Application security, Security Architecture, Network Security, Threat Management, Threat Management, Security Strategy, Plan, Budget

Zero-day vulnerabilities more than doubled in 2021, say Mandiant and Google

The Google logo adorns the outside of its office June 3, 2019, in New York City. (Photo by Drew Angerer/Getty Images)

In what’s potentially a window into how Google and Mandiant could complement one another if the acquisition gets approved, two separate blogs in the past week from Mandiant Threat Intelligence and Google's Project Zero security team identified a significant jump last year in zero-day vulnerabilities that threat actors exploited before a patch became available.

Mandiant counted a total of 80 zero-days in 2021, while Google identified 58 zero-days that were exploited in-the-wild. Mandiant’s finding was double the record they tracked in 2019, while Google’s number was double the record number of zero-days it found in 2015.

In a blog post, Mandiant researchers said state-sponsored groups are the primary actors exploiting zero-day vulnerabilities, led by Chinese threat groups. The researchers said nearly 1 in 3 identified actors exploiting zero-days in 2021 were financially motivated. These threat actors exploited zero-days in Microsoft, Apple and Google products most frequently.

Google’s Project Zero said in a blog post that 67% of the in-the-wild zero-days were memory corruption vulnerabilities, which the researchers say have been the standard for attacking software for the last few decades, and how attackers are having success.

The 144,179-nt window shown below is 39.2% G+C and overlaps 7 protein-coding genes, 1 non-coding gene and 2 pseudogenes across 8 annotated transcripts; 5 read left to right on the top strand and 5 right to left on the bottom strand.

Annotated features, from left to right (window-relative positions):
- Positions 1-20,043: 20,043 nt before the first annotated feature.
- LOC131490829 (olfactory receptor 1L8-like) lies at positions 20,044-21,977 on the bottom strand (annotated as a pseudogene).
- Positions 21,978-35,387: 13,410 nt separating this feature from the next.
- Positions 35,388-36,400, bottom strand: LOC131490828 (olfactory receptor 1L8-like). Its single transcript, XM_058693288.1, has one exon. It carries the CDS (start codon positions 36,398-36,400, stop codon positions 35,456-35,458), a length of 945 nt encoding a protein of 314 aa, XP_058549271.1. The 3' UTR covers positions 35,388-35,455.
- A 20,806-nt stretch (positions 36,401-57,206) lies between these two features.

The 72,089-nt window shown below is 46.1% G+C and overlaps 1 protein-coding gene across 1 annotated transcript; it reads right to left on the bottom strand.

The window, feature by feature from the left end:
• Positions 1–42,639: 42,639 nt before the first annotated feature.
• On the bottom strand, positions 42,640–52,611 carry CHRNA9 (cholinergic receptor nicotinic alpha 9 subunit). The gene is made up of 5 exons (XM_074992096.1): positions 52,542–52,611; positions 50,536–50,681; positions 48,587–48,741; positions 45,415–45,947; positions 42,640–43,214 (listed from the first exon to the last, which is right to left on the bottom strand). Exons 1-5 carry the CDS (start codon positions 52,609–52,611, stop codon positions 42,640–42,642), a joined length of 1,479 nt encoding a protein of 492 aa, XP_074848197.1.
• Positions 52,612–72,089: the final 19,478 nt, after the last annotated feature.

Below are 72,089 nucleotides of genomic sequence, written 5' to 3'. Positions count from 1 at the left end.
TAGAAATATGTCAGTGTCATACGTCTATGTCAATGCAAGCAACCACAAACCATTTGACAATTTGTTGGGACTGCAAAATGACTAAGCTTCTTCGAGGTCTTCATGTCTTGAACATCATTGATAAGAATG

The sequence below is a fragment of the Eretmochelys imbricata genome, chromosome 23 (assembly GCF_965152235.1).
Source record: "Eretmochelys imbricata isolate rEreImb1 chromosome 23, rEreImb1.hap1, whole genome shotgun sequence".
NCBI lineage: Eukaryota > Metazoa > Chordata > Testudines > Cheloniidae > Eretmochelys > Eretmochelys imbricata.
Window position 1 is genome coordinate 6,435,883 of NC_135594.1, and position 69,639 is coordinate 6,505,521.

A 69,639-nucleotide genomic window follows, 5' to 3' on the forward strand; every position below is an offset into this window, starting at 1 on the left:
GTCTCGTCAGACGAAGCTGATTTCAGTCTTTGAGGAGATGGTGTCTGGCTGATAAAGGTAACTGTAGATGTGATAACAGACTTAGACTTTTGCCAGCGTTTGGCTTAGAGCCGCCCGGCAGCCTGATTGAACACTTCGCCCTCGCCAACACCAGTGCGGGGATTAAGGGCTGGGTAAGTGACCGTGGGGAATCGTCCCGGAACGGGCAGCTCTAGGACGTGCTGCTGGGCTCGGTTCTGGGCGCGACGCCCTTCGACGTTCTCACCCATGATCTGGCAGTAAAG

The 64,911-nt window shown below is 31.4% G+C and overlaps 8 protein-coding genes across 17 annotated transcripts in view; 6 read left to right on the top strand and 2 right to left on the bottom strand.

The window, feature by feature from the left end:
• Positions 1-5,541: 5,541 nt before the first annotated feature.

In response to the increase in zero-day exploitation, StackHawk co-founder and CSO Scott Gerlach said engineering organizations need to react quickly and efficiently when new zero-day issues are discovered. However, Gerlach said testing periodically with quarterly or annual penetration tests to see if new zero-days impact code introduces completely unnecessary risk.

“Penetration tests to find weaknesses in your software are great ideas, but they are hyper-inefficient for understanding if you are using a library that has been compromised by a zero-day, or if you have written in a zero-day type vulnerability into your proprietary code,” Gerlach said. “The most efficient way to make sure third-party libraries are protected from zero-days are to use modern tools that look for common vulnerabilities and exposures (CVEs) during development. The most efficient way to protect proprietary code developed by your team is to test for vulnerabilities every time code is checked in.”

Bud Broomhead, CEO at Viakoo, said the threat actors are shifting their attack vectors away from vulnerabilities that traditional threat assessment and detection solutions would uncover. Broomhead said that’s why along with zero-day threats, the exploitation of IoT vulnerabilities and threat actors leveraging open source software are rapidly growing enterprise threats.

“Many organizations outside of IT manage devices that are susceptible to zero-day attacks, such as IoT devices traditionally managed by manufacturing, facilities and other lines of business,” Broomhead said. “Providing those organizations with the tools, budget, and training to secure the devices they manage is critical to stopping fast-growing attack vectors like zero-days.”

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